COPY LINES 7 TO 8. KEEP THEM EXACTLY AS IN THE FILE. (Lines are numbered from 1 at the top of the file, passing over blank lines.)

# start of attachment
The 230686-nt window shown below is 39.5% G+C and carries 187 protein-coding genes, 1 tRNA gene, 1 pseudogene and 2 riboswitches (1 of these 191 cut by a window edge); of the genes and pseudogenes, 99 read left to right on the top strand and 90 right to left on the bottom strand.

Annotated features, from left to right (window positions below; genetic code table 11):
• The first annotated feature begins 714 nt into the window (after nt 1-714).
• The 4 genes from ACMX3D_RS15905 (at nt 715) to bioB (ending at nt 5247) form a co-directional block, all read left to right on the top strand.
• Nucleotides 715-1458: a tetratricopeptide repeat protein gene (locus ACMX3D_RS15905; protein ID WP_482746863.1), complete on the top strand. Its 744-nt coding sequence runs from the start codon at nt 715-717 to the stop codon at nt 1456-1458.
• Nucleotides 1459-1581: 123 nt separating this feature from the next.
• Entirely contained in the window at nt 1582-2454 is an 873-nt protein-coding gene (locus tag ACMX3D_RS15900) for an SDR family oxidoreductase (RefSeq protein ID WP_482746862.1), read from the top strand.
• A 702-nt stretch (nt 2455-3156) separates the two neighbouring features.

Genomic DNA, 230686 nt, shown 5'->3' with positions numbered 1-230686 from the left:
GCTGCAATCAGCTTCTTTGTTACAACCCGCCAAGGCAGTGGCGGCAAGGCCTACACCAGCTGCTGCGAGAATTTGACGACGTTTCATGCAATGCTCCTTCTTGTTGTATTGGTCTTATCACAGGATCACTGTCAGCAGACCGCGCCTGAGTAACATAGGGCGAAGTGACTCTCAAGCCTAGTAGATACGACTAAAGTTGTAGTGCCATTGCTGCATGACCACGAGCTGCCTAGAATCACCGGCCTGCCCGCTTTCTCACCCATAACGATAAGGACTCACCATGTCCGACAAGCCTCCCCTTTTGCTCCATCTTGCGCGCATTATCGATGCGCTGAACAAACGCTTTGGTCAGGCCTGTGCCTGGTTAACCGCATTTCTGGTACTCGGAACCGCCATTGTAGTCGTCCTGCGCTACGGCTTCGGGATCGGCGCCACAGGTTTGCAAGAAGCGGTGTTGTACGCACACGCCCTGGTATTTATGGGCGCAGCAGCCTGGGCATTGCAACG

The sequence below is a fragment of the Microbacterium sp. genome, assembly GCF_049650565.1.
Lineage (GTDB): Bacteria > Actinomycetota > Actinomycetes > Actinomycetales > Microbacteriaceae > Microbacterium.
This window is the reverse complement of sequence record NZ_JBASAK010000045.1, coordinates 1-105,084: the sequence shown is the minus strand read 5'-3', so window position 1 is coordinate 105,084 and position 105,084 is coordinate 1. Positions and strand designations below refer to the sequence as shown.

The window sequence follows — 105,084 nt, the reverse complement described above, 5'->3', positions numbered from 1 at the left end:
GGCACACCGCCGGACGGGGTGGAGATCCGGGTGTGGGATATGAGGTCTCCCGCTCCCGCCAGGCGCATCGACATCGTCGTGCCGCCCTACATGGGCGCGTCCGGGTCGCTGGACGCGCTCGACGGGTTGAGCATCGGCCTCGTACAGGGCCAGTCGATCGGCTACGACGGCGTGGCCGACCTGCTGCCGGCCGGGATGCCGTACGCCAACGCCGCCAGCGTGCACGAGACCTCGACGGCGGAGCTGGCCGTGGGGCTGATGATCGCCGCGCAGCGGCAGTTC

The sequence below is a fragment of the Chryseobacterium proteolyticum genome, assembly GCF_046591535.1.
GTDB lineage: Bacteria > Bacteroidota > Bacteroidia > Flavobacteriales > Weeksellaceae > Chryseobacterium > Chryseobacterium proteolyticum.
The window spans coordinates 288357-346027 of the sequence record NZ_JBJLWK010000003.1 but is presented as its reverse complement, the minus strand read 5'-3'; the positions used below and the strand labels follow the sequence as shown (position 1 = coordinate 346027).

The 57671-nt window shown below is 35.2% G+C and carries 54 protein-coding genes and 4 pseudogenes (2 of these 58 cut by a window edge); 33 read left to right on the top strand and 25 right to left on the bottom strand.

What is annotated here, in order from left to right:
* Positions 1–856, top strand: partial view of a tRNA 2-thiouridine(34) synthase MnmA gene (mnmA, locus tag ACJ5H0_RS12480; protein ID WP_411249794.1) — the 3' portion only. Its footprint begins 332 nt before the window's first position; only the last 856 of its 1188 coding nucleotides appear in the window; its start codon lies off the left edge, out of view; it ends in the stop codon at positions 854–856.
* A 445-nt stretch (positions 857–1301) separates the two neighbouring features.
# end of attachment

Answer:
• Entirely contained in the window at nt 1582-2454 is an 873-nt protein-coding gene (locus tag ACMX3D_RS15900) for an SDR family oxidoreductase (RefSeq protein ID WP_482746862.1), read from the top strand.
• A 702-nt stretch (nt 2455-3156) separates the two neighbouring features.